We concluded our study of Acts this past Sunday, June 4. We began teaching through this epic book of the early church’s history and God’s movement in January 2015. We’ve learned so much about how the full committed lives of the early church in the first century has resulted in our existence as a church in the 21st century.
This Sunday, June 11, we will celebrate what Jesus has done for His body, the church, in a special Acts Share & Worship Service. We hope you’ll make plans to be there and share something that you’ve learned in the past year and a half as we’ve journeyed through Acts together.
Some things to do:
- Pray for our worship team as they integrate our worship in music into three specific times of sharing. Ask God to give them spiritual sensitivity as they select music and scripture.
- Look back through the book of Acts this week and identify things you remember from the messages and consider sharing this Sunday.
- Pray for our services on June 18 as we launch our summer series: Think to Change.
Here’s our outline for the share service (many thanks to Lindsey Armentrout for putting it together for us!):
The Acts of Northstar’s Apostles
By using Acts 1:8 as an outline, we can break Acts up into three sections – “But you will receive power when the Holy Spirit has come upon you, and you will be my witnesses in 1) Jerusalem (Chapters 1-7) and in all 2) Judea and Samaria (Chapters 8-10), and 3) to the end of the earth (Chapters 11-28).”[Recommendation from this link – http://thinktheology.org/2012/12/19/a-basic-overview-of-the-structure-for-the-book-of-acts/ ]
- “…and you will be my witnesses in Jerusalem…”
The first part of Acts (Chapters 1 – 7) is the early stages of believers receiving the Holy Spirit at Pentecost (Acts 2:1-13) and boldly proclaiming Christ’s name to people who have never heard the Gospel. Many signs and wonders are being performed, such as Peter and John healing the lame (Acts 3) and Ananias and Sapphira being killed (Acts 5:1-11). This is also where we meet Stephen and find out that he is stoned because of the wonders and signs he is performing (Acts 6:8 – 7: 60).
If we further examine the beginning of Acts, we see a specific structure that these early missionaries followed as they pursued ministry. First they recognized how God had been working/fulfilling his promises (Peter’s sermon at Pentecost in Acts 2:1-41), then they fellowshipped and communed daily (Acts 2:42-47), and lastly they prayed for boldness to continue pressing on in their mission of spreading the Gospel (Acts 4:23-31).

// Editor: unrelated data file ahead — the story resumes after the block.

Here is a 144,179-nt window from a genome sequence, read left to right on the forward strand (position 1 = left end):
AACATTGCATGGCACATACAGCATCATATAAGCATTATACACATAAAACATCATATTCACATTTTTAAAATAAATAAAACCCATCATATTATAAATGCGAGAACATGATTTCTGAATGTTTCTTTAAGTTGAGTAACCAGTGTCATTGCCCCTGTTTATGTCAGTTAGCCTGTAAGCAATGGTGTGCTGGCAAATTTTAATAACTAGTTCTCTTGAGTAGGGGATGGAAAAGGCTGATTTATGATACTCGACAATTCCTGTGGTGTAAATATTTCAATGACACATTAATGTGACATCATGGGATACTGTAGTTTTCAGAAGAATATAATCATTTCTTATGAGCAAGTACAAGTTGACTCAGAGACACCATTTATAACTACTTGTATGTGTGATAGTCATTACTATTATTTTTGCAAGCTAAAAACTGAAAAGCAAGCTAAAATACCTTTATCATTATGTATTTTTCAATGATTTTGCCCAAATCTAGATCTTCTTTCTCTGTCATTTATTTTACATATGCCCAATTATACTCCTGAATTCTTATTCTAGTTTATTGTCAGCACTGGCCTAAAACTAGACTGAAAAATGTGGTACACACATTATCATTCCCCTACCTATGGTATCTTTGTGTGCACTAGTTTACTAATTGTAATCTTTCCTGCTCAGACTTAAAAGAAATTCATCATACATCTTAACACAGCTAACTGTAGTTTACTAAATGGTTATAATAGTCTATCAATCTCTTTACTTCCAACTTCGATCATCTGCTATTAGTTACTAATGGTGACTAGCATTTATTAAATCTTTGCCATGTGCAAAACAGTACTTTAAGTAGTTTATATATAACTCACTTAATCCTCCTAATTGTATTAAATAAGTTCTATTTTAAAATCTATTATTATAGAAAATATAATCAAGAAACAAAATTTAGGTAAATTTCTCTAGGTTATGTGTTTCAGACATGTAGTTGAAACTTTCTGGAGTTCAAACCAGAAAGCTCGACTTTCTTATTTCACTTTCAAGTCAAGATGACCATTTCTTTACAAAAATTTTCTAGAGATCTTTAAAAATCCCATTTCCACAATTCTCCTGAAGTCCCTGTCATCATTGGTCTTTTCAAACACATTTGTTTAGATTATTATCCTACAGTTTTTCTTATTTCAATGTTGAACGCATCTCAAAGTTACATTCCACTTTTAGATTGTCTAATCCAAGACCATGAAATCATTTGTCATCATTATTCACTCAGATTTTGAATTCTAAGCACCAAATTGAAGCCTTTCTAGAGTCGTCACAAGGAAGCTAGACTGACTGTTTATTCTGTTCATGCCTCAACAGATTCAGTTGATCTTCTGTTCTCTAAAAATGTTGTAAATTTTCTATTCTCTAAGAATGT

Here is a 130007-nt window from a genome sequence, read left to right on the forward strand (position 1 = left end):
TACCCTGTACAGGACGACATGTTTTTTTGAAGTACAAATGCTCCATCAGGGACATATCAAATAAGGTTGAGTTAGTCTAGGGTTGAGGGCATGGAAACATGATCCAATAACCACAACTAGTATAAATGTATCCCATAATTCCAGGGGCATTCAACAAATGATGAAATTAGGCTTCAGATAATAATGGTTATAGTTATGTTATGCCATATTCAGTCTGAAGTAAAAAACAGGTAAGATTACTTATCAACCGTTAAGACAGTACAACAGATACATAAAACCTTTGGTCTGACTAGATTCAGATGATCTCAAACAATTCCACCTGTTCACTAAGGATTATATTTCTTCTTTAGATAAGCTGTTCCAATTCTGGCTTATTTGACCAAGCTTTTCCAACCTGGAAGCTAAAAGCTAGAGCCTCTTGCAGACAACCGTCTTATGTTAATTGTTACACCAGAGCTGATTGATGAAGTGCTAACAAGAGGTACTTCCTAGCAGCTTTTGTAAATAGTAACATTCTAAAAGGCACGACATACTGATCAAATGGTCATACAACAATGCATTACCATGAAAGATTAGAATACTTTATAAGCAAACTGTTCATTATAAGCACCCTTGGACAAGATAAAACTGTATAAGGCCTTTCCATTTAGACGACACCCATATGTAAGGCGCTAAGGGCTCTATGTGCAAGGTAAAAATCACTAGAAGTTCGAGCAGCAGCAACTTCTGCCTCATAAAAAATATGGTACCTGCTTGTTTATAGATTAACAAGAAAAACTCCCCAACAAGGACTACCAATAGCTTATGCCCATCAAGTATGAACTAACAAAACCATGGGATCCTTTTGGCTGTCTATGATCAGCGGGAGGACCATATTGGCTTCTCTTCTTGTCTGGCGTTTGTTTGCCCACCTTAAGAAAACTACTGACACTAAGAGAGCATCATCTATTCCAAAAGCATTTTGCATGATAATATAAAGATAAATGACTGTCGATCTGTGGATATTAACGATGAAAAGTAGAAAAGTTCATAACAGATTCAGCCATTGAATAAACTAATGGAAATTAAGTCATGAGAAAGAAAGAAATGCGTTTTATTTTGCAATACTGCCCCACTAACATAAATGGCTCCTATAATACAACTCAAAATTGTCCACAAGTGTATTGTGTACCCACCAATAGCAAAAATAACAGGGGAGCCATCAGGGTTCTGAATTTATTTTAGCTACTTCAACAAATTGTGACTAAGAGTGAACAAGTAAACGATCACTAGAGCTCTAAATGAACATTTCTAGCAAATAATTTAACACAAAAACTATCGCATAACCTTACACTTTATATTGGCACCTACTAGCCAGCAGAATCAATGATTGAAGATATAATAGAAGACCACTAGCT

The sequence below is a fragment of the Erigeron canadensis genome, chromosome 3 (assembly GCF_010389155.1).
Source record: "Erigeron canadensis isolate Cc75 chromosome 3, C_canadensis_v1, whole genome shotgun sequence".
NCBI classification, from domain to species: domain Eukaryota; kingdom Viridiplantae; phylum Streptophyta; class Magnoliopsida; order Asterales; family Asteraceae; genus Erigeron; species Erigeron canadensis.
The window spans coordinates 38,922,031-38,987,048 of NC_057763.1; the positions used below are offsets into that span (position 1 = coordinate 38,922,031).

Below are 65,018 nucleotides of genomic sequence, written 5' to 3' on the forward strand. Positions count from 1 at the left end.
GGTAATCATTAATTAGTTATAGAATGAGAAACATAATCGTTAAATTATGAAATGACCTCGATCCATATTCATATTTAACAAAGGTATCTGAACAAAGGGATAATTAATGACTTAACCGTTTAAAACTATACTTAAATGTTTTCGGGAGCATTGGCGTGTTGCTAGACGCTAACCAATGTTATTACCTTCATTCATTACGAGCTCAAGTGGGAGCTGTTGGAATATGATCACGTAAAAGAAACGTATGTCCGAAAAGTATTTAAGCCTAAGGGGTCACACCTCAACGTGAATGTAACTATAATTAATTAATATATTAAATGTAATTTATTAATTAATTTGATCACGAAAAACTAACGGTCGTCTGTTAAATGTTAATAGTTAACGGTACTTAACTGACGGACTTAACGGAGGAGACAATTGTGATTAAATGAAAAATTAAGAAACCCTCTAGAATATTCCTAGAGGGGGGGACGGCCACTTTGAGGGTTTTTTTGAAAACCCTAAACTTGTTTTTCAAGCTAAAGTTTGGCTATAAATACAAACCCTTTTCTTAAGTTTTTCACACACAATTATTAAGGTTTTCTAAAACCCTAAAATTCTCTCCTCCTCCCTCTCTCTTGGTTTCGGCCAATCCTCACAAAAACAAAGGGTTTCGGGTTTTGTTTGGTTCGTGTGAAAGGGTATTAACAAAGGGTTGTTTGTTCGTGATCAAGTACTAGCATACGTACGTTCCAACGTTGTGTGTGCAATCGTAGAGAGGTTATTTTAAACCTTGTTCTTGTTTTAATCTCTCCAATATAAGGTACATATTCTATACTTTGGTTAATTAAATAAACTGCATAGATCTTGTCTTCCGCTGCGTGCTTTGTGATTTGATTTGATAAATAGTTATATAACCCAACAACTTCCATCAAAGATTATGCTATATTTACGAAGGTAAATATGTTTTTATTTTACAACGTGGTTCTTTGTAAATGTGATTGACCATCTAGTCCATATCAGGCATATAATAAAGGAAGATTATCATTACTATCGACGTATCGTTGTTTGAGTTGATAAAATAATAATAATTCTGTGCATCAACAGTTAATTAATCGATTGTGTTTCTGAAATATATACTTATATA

In order to be effective in ‘our Jerusalem’, we need to be actively pursuing the Lord in our own walks with him.
How have you seen the Lord working in your life the past year (through fulfilling His promises or answering your prayers), and how have you been boldly proclaiming God’s faithfulness in your life to the people he has placed in your immediate sphere of influence (your Jerusalem)?
- “…and in all Judea and Samaria…”
The second section of Acts (Chapters 8-10) is pivotal for us as a church today. It is here that Saul is converted (Acts 9:1-19) and the Holy Spirit falls on the Gentiles while Peter is speaking (Acts 10:44-48).
Though this section is short compared to the book of Acts as a whole, it is because of these chapters we, Gentiles of this day, are able to be in relationship with the Lord. Saul is appointed as Paul (not addressed as Paul until Acts 13:9) and begins his journey of ministry to the Gentiles. Peter blatantly speaks the Gospel when called upon by Cornelius which allows the Gentiles to hear and accept the truth which allows the Holy Spirit to ascend on them.
How have you been able to push yourself outside of your comfort zone and past ‘your Jerusalem’ to minister to your coworkers/people of Judea and Samaria? The Jews didn’t think the Gentiles were worthy enough to be a part of ‘their’ people, so when God gave his Spirit to the Gentiles, it was eye opening.
Have you seen the Lord at work in people/situations around you in ways that you felt were beyond the scope of your understanding of God’s power?
- “…and to the end of the earth.”
The rest of Acts is a beautiful depiction of what living missionally looks like. Here we find Paul traveling all over the countries along the Mediterranean preaching the Gospel, many times being jailed and persecuted for doing so; however, we known that Paul’s journeys are not in vain. Most of these trips were to areas that we are familiar with today. Some of these areas form churches that we later read about in other New Testament letters because Paul writes back to them to encourage them to continue pursuing a life following Christ’s example (Thessalonica, Corinth, Ephesus, and Rome).
Though Paul had many success and it’s evident that Christianity became widespread in these areas, we also know that Paul spent much of his time defending his faith and being behind bars; however, Paul still lived a life that exemplified Christ at work through him and he still spoke the truth to those he encountered. Paul didn’t let circumstances or other people’s titles prevent him from sharing the truth with the unreached.
How have you been motivated to be a part of the greater church through this study of Acts?
How have you continued the story of the apostles?
How have you stepped into your role of making Christ’s name known to the ends of the earth?